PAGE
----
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Figure 1. Delivery of antibody mimics into the cytosol by the LFN/PA system. A) Mechanism of entry of antibody mimic (star) into cells. B) Antibody mimics 1–4: affibody (PDB ID: 1Q2N), GB1 (1PGB), DARPin (adapted from 3ZU7), and HA4 (3K2M). C) Variants of antibody mimics (stars) attached to the C terminus of LFN (Lv) or LFN-DTA (LDv). D) Protein synthesis inhibition in CHO-K1 cells treated with LDv1–4 in the presence of 20 nM PA for 30 min. The cells were then washed three times with PBS and incubated with 1 μCi ml−1 3H-leucine for 1 h. Subsequently, the cells were washed three times with PBS and scintillation fluid was directly added to each well, and 3H incorporation into the cellular proteome was measured to determine the level of LDv inhibition of protein synthesis (n=3). Radioactive counts were normalized to those of cells treated with only PA (set to 1). •: LFN-DTA, •: LDv1, ▴: LDv2, ▾: LDv3, ◂: LDv4, ▸: DTA, ⧫: Lv1+DTA.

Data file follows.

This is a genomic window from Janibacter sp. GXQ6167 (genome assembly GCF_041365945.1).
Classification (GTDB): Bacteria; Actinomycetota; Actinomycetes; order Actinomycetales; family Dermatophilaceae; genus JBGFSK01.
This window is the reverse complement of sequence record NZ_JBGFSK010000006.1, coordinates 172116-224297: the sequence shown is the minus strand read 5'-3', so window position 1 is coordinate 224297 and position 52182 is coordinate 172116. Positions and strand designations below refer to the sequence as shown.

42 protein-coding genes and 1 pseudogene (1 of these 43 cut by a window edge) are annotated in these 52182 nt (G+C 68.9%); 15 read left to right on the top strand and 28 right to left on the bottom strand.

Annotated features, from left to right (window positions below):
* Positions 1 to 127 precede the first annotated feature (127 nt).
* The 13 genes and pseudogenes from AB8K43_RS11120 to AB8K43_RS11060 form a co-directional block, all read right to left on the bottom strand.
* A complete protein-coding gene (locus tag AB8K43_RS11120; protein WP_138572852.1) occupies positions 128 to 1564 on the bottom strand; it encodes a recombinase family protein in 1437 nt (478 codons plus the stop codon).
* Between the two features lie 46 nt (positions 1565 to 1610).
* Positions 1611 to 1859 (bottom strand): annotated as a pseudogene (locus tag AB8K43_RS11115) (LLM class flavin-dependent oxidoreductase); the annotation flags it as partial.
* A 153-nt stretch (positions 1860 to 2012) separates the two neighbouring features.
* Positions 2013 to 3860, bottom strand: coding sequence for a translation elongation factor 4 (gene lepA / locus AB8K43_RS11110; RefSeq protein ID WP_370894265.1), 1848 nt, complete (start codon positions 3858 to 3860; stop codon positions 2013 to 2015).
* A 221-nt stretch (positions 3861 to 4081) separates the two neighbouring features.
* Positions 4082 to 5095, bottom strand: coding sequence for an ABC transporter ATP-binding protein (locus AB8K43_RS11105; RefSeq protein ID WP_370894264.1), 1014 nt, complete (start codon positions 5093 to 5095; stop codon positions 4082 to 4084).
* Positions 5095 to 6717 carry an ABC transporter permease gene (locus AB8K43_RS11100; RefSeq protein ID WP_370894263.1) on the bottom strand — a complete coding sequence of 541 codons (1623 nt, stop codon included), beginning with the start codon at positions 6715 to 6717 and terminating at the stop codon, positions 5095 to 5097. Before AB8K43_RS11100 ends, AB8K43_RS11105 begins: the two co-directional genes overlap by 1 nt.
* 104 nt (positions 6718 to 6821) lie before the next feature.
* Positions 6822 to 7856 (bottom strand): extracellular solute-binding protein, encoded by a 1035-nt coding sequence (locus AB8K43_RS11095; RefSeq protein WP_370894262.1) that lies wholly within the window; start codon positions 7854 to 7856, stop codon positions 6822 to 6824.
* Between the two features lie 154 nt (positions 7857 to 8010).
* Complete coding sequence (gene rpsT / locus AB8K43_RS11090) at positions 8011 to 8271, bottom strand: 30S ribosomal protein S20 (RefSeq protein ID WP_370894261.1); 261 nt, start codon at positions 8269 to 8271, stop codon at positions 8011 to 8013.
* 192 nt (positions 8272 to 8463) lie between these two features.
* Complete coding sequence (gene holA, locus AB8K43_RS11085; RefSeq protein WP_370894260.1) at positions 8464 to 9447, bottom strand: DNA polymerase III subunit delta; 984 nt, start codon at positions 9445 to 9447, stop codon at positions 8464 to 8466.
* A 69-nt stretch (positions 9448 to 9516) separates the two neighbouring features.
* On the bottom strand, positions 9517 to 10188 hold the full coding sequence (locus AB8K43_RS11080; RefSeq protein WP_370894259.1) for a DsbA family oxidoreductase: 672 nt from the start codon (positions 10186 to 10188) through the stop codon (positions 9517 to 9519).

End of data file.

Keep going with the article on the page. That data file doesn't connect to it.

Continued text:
Here we used transpeptidase sortase (SrtA)20 to conjugate several commonly used antibody mimics to the C terminus of LFN and found that PA can mediate their transport into the cytosol of several different cell lines. We confirmed the refolding and binding of a tandem monobody to its protein target Bcr-Abl inside cells by co-immunoprecipitation. We observed inhibition of Abl kinase activity and subsequent cell death caused by the PA-delivered monobody. We show that the PA system can deliver an affibody that binds hRaf-1 to disrupt the MAPK signaling pathway.

Results and Discussion